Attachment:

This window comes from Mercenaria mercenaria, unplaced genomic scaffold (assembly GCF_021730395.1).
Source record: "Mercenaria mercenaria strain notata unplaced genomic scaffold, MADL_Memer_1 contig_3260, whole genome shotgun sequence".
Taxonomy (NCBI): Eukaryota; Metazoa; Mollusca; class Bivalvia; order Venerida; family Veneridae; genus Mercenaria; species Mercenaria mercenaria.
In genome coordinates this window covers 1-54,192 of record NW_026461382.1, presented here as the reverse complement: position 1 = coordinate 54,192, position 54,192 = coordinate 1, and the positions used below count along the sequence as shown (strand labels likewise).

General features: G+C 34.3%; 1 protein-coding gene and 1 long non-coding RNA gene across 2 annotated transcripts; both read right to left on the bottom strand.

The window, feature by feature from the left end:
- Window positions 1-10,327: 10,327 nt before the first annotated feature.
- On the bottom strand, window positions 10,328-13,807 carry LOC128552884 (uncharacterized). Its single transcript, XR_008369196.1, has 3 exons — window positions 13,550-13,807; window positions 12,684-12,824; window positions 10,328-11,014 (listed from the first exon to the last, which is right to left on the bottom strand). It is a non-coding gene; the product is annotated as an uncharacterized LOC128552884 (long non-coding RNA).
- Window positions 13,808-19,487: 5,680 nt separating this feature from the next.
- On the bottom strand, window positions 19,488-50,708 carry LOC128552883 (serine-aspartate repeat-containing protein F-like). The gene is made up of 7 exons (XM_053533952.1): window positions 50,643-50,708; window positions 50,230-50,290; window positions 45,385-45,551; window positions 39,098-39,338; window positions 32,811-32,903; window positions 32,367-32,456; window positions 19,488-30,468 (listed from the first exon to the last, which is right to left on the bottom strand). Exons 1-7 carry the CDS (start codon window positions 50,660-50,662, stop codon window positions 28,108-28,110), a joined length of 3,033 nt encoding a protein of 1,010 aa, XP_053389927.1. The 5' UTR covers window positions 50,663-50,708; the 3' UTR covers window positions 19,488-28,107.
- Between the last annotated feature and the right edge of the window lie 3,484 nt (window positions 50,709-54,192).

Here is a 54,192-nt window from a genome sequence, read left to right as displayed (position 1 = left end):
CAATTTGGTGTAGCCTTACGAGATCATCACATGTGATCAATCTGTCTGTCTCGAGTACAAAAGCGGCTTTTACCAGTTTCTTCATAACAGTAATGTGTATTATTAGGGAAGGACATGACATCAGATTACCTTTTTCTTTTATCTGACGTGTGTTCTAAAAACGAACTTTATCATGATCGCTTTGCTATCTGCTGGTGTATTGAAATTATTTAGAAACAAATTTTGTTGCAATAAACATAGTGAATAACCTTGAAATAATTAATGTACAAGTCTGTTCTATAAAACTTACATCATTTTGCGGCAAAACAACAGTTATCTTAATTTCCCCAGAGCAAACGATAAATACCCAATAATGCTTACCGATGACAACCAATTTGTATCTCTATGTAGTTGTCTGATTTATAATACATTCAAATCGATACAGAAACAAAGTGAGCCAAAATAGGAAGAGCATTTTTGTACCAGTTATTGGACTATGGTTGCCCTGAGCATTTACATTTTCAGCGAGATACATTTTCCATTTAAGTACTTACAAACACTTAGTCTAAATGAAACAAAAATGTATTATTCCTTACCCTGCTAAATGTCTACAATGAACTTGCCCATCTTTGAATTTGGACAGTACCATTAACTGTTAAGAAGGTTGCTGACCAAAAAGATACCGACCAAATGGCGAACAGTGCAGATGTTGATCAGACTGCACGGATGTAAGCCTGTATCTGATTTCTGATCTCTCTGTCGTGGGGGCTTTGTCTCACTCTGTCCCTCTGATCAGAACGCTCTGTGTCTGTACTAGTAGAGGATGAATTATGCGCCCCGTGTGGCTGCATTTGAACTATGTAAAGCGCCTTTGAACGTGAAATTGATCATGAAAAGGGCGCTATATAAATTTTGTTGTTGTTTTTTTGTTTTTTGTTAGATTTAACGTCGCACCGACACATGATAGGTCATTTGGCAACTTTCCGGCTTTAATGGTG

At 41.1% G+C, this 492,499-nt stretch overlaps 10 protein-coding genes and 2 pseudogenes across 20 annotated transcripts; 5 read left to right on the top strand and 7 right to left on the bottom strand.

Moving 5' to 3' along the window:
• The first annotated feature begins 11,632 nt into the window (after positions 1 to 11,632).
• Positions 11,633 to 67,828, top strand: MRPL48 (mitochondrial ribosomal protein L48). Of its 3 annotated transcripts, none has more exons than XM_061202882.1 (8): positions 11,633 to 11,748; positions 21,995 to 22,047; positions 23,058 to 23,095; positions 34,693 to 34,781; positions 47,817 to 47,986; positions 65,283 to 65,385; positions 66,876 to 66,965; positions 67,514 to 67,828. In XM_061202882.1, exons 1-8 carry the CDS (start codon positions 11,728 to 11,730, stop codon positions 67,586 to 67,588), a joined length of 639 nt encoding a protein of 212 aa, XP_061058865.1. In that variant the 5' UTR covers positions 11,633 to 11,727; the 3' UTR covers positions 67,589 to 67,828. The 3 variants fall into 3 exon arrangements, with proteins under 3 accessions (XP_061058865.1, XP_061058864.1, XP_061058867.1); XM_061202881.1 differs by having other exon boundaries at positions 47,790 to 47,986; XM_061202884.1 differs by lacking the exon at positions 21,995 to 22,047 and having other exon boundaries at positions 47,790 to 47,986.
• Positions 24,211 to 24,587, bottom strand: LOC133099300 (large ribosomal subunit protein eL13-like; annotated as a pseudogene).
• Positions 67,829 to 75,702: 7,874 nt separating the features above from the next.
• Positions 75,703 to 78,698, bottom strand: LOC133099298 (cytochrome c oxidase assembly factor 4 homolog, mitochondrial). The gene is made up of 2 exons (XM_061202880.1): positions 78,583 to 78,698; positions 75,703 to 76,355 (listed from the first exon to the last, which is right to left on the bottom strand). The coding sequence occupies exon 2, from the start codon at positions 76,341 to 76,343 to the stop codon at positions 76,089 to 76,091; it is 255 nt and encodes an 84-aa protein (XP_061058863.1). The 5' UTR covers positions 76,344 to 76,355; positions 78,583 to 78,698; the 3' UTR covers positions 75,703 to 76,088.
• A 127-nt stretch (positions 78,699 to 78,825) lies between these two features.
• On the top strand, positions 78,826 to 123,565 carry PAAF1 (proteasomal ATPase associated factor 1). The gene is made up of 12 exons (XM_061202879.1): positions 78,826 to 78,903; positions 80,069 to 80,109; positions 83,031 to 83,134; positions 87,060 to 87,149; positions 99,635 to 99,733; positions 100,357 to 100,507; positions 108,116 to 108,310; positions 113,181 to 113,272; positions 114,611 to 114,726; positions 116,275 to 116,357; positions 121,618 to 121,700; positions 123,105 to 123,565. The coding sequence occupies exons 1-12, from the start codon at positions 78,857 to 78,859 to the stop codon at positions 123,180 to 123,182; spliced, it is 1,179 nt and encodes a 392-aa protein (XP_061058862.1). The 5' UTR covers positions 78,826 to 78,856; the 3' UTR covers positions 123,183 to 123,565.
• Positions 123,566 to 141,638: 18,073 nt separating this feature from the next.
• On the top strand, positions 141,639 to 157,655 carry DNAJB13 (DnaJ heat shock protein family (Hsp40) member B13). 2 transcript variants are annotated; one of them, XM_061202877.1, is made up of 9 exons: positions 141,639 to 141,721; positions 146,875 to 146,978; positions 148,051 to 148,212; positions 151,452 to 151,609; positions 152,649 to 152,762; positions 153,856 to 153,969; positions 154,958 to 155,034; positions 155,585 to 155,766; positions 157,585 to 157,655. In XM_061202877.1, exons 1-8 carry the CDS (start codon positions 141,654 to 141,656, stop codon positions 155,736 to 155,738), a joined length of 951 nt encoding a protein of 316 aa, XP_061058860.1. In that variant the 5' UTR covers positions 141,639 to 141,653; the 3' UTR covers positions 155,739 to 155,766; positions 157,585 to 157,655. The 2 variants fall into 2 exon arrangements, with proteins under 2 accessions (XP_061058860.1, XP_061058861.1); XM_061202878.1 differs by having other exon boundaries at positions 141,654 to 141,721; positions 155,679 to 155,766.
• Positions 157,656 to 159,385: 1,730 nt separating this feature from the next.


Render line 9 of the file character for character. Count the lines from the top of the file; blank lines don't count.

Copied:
- Window positions 13,808-19,487: 5,680 nt separating this feature from the next.